Police stop vans showing images of kidnapped Israeli children
A huge row has broken out after Metropolitan Police officers blocked a legal demonstration displaying the faces of Israeli children kidnapped by the Palestinian terrorist group Hamas.
It came just days after the same force had allowed Hamas supporters to openly display signs on the streets of London in pr-Palestinian protests glorifying the acts of terror which saw more than 1,400 innocent Israelis murdered and many hundreds more wounded.
The atrocities included the alleged beheading of babies as well as verified images of Israeli children’s bodies mutilated and burnt to death.
Among the symbols was the image of a black paraglider based on how some of the Hamas terrorists entered Israeli territory.
In the hours which followed the attacks on October 7, Metropolitan Police officers stood aside to allow supporters of Hamas to celebrate the atrocities on the streets including in front of a Jewish restaurant in Acton where Countdown star Rachel Riley was dining.
READ MORE: Anti-Israel protest camp next to the Cenotaph was ‘a major security breach’
Despite this light-touch approach to supporters of Hamas, the Metropolitan Police instantly clamped down on an attempt by the Campaign Against Antisemitism to drive a van through London with images of the kidnapped Israeli children on it.
Anti-Semitic elements in London have already been filmed and pictured tearing down posters with the children’s faces on them.
Gideon Falter, chairman of the Campaign Against Antisemtisim (CAA), a leading charity dealing with hatred aimed at Jews, described how he was driving the van, stopped by police, taken to the other side of the road and prevented from taking the images further.
The whole saga was posted on video on social media (above) leading Workington Conservative MP Mark Jenkinson to respond angrily.
He asked: “What are the Metropolitan Police playing at?”
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In a message to the police, Mr Jenkinson went on: “You were perfectly at liberty to watch them as they drove up Whitehall, and stop *actual crime* if those billboards – calling out terrorist atrocities – became a ‘point of tension’. Arrest criminals instead of policing thought.”
Mr Falter posted: “I’ve just had one of the most disturbing experiences in nine years at Campaign Against Antisemitism.
“Who are the police protecting here?
“Those standing up to terrorists, or those who sympathise with them? We are considering our legal options and a public protest.”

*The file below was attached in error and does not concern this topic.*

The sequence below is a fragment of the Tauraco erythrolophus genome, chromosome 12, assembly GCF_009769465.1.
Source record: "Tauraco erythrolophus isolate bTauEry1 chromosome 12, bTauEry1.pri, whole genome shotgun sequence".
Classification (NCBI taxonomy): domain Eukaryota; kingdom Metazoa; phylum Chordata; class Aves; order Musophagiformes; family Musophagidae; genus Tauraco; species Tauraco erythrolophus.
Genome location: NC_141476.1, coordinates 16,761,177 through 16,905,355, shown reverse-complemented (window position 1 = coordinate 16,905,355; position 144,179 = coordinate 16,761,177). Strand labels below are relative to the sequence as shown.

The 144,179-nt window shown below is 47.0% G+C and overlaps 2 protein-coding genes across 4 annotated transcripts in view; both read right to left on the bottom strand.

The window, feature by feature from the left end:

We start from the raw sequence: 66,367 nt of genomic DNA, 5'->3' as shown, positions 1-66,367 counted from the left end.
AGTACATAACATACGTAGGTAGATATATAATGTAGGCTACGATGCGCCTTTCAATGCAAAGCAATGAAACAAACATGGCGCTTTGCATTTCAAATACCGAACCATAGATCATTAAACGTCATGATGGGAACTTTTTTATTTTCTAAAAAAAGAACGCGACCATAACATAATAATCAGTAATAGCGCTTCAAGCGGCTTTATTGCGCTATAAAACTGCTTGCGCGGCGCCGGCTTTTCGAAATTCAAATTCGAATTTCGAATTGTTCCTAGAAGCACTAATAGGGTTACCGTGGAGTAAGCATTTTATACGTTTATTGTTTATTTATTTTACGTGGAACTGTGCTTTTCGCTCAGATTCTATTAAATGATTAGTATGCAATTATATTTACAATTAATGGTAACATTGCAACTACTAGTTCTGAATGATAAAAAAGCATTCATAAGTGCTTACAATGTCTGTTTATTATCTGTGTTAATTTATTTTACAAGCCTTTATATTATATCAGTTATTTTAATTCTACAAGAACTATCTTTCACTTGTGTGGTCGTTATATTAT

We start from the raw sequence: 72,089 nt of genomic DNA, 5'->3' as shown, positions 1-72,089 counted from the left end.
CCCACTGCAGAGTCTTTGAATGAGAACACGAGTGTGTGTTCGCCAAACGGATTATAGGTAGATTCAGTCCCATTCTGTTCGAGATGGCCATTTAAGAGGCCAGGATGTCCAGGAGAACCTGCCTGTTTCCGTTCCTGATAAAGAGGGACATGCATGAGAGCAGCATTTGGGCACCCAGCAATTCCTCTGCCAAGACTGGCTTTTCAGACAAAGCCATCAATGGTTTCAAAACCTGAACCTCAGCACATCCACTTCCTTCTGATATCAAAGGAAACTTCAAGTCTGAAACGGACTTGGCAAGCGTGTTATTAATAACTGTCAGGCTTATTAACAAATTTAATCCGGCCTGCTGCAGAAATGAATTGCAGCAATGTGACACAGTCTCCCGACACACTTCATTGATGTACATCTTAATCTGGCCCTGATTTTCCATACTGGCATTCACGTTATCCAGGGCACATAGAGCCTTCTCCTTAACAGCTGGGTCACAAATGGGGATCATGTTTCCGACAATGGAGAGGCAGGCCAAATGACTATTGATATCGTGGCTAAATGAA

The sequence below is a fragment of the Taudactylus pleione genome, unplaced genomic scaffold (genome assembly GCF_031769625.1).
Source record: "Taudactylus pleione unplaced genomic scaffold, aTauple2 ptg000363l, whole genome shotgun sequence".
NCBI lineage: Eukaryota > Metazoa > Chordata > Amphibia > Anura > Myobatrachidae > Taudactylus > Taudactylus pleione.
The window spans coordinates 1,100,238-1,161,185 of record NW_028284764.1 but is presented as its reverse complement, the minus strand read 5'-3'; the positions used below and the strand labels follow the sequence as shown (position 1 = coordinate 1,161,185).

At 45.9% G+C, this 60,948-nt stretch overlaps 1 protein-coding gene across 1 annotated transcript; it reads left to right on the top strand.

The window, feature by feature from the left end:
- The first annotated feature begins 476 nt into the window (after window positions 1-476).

Already there has been fury that the police have been accused of allowing anti-Israel protesters including Hamas terror supporters in their midst to set up camp next to the Cenotaph in Whitehall without permission from Westminster Council.
The Met posted a statement: “Having watched the video shared this evening, we can understand why the intervention of officers was seen as preventing that protest and why it has caused such frustration and upset.
“In the days since the attacks in Israel took place, officers have worked to facilitate a number of demonstrations, vigils and other gatherings across London.
“We have no wish to limit freedom of expression or to prevent people from exercising their right to protest in whatever lawful way they see fit.
“However we do have a responsibility for public safety and there will be occasions where we try to avoid groups with strongly opposing views coming into immediate contact with each other.
“Last night officers were on duty policing a vigil organised by pro-Palestinian groups in Whitehall, just up from Parliament Square where the incident involving the billboard vans and officers was filmed.
“While many participants had already left due to the poor weather a number still remained and officers were keen to avoid the billboard vans becoming a point of tension or conflict.
“We took similar actions on Saturday where we prevented pro-Palestinian demonstrators from reaching the area around the Israeli Embassy given their doing so would likely have led to an escalation in tension and a possible risk to public safety.
“As with any incident we will carefully consider whether our response was appropriate and what we might do differently should a similar situation arise again.”
However, the CAA has not accepted the explanation offered.
The charity posted: “This response does not hold water. The streets were empty when the vans were shut down for the second time, and our Chief Executive was physically restrained from speaking to the drivers.
“We have seen all too well the fruits of the ‘work taking place across the Met to tackle hate crime’: demonstrations on our streets and incitement on social media surging, versus the rapid shutting down of our billboards.
“If you want to protect Jews, instead of telling us to go home and hide the faces of children kidnapped by a proscribed terrorist organisation whose founding charter calls for our annihilation, try letting us exercise our right to call for their safe return and arrest the protesters breaching the peace and intimidating our people.
That’s how you ‘tackle hate crime’.”
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